(1.19MB).

The boy's father had never experienced shocks from the device, and had shown no signs of sinus dysfunction or atrial arrhythmias. Genetic study of the SCN5A gene had been performed previously by Sanger sequencing, with negative results. The proband's 11-year-old brother was asymptomatic and showed a Brugada type 2 pattern on the baseline ECG. When the proband was hospitalized, drug challenge had not been performed in the 2 boys. The father had no brothers. The mother was healthy/asymptomatic and her ECG was normal. There were no other known cases in the family (Figure C).

Genetic study of the boy using an NGS panel identified complete deletion of the SCN5A and SCN10A genes (Figure D). Confirmation using another, more specific molecular technique for CNV study (SNP-array) enabled characterization of the deletion (Figure E), which included 8 genes. Only 3 of these genes have been associated with the disease: SCN5A and SCN10A (BS), and ACVR2B (complex congenital heart defects). Genetic study of the family (by SNP-array, low-cost and accurate) identified the same deletion in the affected father and asymptomatic brother.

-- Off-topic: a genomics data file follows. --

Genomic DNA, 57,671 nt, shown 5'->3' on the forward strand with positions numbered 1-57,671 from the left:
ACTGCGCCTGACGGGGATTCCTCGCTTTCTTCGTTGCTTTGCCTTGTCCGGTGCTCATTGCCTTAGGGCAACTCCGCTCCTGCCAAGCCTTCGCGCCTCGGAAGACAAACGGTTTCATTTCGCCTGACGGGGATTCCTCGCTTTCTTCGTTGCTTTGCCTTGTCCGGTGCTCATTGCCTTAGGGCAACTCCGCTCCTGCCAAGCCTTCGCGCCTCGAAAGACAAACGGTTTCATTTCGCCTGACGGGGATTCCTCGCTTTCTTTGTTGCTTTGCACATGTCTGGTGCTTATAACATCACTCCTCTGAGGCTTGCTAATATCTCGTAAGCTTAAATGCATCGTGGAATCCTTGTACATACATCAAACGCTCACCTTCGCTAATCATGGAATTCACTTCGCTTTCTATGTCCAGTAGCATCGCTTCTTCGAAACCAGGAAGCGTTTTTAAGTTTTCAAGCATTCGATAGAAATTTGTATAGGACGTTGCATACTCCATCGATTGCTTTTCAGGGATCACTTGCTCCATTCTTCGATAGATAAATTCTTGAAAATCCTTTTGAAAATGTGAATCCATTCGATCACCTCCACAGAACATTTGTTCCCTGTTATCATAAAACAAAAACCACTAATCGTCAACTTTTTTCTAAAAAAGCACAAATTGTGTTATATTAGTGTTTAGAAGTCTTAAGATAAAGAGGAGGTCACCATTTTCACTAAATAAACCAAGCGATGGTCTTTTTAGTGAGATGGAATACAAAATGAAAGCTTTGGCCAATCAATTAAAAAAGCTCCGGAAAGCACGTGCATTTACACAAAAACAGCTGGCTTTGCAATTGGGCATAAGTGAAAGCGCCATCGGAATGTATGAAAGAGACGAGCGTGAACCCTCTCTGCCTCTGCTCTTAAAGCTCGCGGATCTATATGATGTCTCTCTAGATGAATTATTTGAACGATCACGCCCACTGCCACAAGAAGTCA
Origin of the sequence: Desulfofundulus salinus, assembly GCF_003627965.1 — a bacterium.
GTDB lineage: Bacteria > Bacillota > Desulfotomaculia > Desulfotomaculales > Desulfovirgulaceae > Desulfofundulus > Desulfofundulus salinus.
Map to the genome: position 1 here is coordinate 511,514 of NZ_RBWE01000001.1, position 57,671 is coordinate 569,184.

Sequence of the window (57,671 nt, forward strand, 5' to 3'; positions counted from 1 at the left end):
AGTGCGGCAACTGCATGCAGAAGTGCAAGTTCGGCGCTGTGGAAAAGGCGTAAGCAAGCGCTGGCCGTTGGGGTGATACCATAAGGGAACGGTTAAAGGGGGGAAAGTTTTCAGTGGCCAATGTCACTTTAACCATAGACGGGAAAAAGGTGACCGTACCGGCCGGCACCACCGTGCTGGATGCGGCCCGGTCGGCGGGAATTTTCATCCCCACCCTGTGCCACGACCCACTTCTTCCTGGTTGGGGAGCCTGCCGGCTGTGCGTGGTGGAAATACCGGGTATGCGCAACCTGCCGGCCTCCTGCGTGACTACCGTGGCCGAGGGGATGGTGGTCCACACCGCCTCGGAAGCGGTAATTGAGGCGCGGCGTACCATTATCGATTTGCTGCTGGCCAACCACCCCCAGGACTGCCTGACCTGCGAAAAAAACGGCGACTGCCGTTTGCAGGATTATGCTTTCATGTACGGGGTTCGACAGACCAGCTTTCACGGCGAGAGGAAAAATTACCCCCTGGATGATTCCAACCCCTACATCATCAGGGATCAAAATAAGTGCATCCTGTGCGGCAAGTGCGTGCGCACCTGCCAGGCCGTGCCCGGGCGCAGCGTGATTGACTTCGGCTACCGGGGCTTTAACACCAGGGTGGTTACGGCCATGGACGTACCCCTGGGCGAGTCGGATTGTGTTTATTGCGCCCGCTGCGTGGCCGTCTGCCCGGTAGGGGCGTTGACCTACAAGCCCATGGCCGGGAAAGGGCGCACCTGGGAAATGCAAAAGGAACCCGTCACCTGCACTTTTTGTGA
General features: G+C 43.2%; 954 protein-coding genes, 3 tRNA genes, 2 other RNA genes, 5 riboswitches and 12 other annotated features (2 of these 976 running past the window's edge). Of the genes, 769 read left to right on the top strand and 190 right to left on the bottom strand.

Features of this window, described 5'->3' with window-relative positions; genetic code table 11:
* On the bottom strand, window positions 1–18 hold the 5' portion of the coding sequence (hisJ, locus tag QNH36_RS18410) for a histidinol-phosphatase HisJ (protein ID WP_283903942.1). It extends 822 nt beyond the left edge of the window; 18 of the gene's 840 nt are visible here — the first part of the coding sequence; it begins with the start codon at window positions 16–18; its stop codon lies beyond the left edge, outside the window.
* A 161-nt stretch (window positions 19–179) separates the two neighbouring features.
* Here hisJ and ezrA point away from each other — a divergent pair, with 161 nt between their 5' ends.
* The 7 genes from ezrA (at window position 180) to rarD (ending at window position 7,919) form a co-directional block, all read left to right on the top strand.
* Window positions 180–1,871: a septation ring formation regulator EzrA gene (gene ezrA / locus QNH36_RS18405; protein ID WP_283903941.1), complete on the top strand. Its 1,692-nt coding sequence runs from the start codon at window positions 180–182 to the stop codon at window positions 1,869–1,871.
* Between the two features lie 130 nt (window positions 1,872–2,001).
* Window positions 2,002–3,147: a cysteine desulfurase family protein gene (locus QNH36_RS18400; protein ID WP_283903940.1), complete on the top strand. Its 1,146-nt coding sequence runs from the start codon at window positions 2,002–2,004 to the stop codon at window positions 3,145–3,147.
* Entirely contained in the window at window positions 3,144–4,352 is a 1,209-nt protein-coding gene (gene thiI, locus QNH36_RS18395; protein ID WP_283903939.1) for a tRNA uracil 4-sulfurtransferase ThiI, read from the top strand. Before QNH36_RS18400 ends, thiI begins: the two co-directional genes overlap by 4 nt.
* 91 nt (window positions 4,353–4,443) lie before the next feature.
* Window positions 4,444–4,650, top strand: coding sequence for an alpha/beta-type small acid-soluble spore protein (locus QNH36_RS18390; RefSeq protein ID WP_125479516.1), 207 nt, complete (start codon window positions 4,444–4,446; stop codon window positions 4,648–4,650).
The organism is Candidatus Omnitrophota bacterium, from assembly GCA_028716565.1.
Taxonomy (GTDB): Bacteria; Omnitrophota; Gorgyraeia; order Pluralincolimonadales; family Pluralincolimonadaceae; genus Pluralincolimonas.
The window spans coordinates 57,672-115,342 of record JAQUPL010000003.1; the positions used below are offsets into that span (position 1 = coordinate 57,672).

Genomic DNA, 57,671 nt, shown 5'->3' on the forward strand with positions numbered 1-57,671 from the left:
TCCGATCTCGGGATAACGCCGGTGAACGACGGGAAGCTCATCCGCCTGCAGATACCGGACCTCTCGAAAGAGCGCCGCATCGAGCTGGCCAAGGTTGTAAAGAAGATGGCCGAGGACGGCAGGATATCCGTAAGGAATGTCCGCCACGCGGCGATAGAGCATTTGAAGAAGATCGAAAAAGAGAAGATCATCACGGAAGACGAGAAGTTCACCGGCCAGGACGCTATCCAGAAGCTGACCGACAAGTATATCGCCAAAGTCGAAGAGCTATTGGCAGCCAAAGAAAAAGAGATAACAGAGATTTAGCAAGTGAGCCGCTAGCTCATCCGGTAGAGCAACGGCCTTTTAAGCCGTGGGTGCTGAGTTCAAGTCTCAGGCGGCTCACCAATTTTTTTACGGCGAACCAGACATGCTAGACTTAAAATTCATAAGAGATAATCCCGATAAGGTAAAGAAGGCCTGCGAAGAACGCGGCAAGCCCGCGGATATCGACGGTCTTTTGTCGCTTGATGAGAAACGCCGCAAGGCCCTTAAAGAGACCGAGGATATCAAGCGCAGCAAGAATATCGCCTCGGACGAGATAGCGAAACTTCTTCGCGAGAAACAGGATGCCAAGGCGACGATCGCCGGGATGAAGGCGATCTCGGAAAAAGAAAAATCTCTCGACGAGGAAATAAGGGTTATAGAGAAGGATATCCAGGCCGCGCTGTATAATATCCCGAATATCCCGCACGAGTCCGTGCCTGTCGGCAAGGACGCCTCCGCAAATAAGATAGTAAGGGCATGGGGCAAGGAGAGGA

The deletion had not been described previously. A similar deletion is recorded in the DECIPHER database, but only 3 of the genes identified are involved (EXOG, SCN5A and SCN10A); it is considered pathogenic and was found in a male without a described phenotype. Several studies have reported large partial deletions in the SCN5A gene in BS patients.2–5 In all these cases, multiplex ligation-dependent probe amplification (MLPA) was used after a previous genetic study had yielded negative results (Table). Lastly, we mention the coexistence of atrial flutter and BS in the proband. SCN5A has an important pathophysiological role in sinus node automatism, and the mutations that generate hypofunction of this canal have been associated with both sinus dysfunction (with atrial arrhythmias) and BS.6